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'It's a wonderful place'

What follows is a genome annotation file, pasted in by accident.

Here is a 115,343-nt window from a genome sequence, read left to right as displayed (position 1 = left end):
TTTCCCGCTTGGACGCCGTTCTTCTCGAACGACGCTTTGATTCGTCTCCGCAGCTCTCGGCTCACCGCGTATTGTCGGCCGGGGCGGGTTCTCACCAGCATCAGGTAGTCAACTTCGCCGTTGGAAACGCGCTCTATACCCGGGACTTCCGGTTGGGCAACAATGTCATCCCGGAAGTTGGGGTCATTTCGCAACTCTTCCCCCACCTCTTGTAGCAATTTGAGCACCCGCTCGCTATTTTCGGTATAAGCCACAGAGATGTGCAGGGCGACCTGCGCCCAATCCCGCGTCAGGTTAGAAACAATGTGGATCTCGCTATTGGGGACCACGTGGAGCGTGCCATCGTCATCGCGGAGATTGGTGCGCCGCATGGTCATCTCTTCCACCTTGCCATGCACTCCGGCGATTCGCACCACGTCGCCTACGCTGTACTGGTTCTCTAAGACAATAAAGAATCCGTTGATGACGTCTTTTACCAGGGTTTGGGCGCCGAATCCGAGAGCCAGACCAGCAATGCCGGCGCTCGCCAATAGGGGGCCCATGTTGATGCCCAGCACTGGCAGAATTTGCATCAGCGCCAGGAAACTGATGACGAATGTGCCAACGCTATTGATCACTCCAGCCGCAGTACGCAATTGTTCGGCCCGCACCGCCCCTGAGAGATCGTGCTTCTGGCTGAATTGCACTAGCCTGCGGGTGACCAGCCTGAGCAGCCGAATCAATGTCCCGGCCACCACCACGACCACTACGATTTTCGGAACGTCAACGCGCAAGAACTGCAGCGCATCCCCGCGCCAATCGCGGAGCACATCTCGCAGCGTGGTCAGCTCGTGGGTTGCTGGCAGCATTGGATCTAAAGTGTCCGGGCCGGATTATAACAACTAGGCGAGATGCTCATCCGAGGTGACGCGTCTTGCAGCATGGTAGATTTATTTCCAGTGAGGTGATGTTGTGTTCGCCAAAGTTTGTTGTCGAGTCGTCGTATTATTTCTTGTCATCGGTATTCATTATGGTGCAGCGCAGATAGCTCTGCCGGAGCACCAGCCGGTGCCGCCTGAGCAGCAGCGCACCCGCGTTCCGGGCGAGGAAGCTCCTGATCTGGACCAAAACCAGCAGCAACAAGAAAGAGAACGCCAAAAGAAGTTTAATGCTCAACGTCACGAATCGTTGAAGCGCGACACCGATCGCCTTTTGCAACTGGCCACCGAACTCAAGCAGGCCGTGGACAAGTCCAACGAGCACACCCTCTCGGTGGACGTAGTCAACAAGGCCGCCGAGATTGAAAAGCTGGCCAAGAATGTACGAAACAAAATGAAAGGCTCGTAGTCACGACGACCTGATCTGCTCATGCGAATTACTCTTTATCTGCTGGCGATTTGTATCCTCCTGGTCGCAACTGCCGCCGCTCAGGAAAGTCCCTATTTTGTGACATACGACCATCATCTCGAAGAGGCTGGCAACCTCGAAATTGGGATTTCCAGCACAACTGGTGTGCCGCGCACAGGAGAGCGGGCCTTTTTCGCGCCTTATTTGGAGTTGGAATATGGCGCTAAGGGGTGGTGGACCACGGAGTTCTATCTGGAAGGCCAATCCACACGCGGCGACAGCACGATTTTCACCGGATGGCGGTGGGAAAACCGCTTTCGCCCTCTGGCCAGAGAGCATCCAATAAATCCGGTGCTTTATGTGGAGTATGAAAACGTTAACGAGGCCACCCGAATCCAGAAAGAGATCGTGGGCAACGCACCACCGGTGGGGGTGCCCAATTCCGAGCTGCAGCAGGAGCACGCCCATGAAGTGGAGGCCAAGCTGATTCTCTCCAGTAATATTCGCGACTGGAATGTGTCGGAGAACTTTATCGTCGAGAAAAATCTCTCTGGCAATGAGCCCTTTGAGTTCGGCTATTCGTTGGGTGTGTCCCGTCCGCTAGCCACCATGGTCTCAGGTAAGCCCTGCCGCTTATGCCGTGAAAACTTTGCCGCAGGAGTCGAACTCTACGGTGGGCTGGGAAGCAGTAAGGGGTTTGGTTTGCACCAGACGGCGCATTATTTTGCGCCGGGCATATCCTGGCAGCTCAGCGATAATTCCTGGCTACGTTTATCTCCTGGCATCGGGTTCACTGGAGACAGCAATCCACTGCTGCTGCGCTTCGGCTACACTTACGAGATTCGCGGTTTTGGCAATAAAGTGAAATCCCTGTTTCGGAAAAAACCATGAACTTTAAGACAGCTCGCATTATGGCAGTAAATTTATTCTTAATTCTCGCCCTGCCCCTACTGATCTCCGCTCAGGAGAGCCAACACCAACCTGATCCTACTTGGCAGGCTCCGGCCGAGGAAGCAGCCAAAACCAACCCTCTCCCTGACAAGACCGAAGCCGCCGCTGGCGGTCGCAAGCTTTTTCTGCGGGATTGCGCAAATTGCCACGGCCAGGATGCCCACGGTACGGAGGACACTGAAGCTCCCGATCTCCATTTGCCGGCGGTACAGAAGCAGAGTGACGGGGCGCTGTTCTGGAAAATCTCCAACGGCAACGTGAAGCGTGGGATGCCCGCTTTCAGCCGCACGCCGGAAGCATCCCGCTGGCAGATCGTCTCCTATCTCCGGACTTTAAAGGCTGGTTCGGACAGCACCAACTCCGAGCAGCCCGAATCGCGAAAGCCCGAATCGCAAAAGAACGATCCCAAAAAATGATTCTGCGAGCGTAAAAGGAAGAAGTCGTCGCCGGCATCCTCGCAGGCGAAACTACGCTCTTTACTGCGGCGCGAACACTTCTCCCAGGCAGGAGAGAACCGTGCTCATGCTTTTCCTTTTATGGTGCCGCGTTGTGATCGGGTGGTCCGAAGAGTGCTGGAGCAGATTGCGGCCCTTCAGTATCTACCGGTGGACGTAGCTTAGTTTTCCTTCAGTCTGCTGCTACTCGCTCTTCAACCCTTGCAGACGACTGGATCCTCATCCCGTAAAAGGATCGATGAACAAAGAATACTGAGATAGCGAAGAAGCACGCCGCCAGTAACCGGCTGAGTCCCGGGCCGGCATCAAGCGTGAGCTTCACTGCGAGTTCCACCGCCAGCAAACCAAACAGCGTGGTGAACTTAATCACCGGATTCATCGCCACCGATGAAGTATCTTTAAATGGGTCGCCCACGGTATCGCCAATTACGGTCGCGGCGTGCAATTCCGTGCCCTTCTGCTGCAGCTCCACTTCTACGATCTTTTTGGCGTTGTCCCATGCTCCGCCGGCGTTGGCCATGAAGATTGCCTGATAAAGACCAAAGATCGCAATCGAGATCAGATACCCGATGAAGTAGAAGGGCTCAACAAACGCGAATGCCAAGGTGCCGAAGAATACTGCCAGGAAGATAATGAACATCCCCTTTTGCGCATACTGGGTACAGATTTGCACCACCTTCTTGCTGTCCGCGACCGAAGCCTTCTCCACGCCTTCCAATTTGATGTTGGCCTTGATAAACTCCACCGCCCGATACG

"On the night of Jan. 26, 1968, Lt. Cmdr. Norman “Buzz” Eidsmoe and Lt. j.g Michael Dunn flew an A-6 Intruder off the flight deck of the USS Ranger and out over the Gulf of Tonkin.Their mission was a low-level night bombing run over North Vietnam. They never returned.And for almost three decades, they were never accounted for.Then in 1997, a Vietnamese farmer led a military search team to the site where Eismoe and Dunn’s Intruder had been shot down, and to an unmarked grave nearby. By 1999, DNA testing confirmed the remains in that grave were Eidsmoe’s and Dunn’s.When the final evidence reached Betsy Eidsmoe in Oak Harbor last July, it didn’t shock or surprise her. It only confirmed what she’d known in her heart for a long time. Her husband Buzz, the father of her five children, had been gone almost 30 years by then.What did surprise her was the attention it drew. Television and newspaper reporters started calling with questions:“How did you feel when you got the news, Mrs. Eidsmoe?”“What did you tell your kids?”“What was Buzz like?”But what they didn’t ask her, Betsy said last week, was how she and her five kids survived the loss. How in 1968, Oak Harbor’s predominantly Navy community closed ranks around a young widow and her five pre-teen kids and helped them survive their loss. Even as some in the community were reeling from losses of their own.How Buzz’s squadron friends, people like Lyle and Diana Bull, Carl Wiechert, Hugh and Lee Brainard, were more like an extended family, than friends.“How good this town was to us,” Betsy said last Thursday. “This town was a wonderful place, a wonderful home.”It was also a town where a war half a world away would exact a terrible toll.In 1968, Whidbey was the home of the new A-6 Intruder, an all-weather, carrier-based attack bomber and one of the Navy’s preeminent weapons in Vietnam.A group of 12 aviators that included Eidsmoe, Bull, Weichert and Brainard spent six months on the East Coast learning the aircraft, learning how to teach others how to use it. Then they flew the Intruders back to Whidbey and started the base’s first Intruder training squadron, VA-128. Back home, the men who flew it and taught others to fly it and fight it, became friends, neighbors. Eidsmoe lived next door to Wiechert. Up the street lived Gerald Ramsden, another squadron mate and fellow flier.Some nights after flying practice runs on Whidbey, Buzz Eidsmoe and Betsy would play bridge with squadron mate Hugh Brainard and his wife, Lee, who still live in Oak Harbor.“Buzz and I would play the women. We had our own system,” Brainard says. “They cheated is what they did,” a smiling Lee Brainard interjects.She pauses and the smile drops from her face.“It was a terrible time,” Lee says. “I just think about all the friends we have lost.” She apologizes, stops. One by one, the men were sent out to carriers headed for Vietnam.The women waited and hoped and prayed for them to come back.“The wives were the real heroes,” Bull said. “They held the families together.”Bull, a bombardier-navigator would eventually fly 237 combat missions and win a Navy Cross for a 1967 bombing mission over Hanoi.“You just had to believe it wasn’t going to happen to you,” Lee said.Wives who could took jobs in Oak Harbor. Others focused on their children.All lived in the unspoken fear of an unannounced visit from a Navy aviator or chaplain, wearing dress uniforms.Like those who came to Eidsmoe’s 40th Street neighborhood in the last week of January 1968, Weichert remembers. And then, they came again.First, Ramsden’s Intruder crashed into the ocean. The pilot survived. Ramsden didn’t. Two days later, Eidsmoe was down and missing.“We got word on Gerry on Wednesday and Buzz on Friday,” Wiechert said. The friends, pilots and wives, dealt with the losses in different ways.Betsy said she had already put the kids to bed when she got the news. Wives from VA-128 and friends started gathering at Betsy’s house.“I’ll never forget that evening,” Wiechert said. “Even Joanne (Ramsden) was over trying to console Betsy, and she’s just lost her husband.”Bull, getting ready to go over to Vietnam again, said he heard about Buzz, grieved, then tried to put it out of his mind.“If you dwell on it, it affects how well you do the mission and could put you in a position to get shot down.”The day after news about Ramsden reached Oak Harbor, Lee Brainard couldn’t stop thinking about it. She felt guilty because she was worried that the Navy was going to send Hugh to replace him. She felt terrible for Joanne Ramsden. Driving out along Scenic Heights she got so distracted, she wrecked her car and ended up in the hospital.Betsy said living in Oak Harbor made it easier to heal.“At first I was going to go back to South Dakota, but I couldn’t until I found out what happened to Buzz. Then this became home.”Others helped with the healing.After hearing about Buzz, an old retired chief who lived down the block started showing up to take her kids fishing. Her neighbors, Bob and Grace Biddler, would take Betsy and her kids on camping trips. Bob Biddler taught her boys how to change the oil in the family car. Her kids played sports with the Bulls’ kids and the Brainards’.And Oak Harbor respected and appreciated the Navy, she said.“I always felt that people in this town were so good to us,” she said.Bull agreed.“Here, you were allowed to feel like heroes,” he said.Betsy Eidsmoe is planning a formal funeral ceremony for her husband in April. Capt. Buzz Eidsmoe will be buried at Arlington National Cemetery with Betsy, their five children, and grandchildren that Eidsmoe never met, in attendance.Betsy will say her final farewell to the flyer, friend and husband she loved and lost more than 30 years ago.Then she will come home. "

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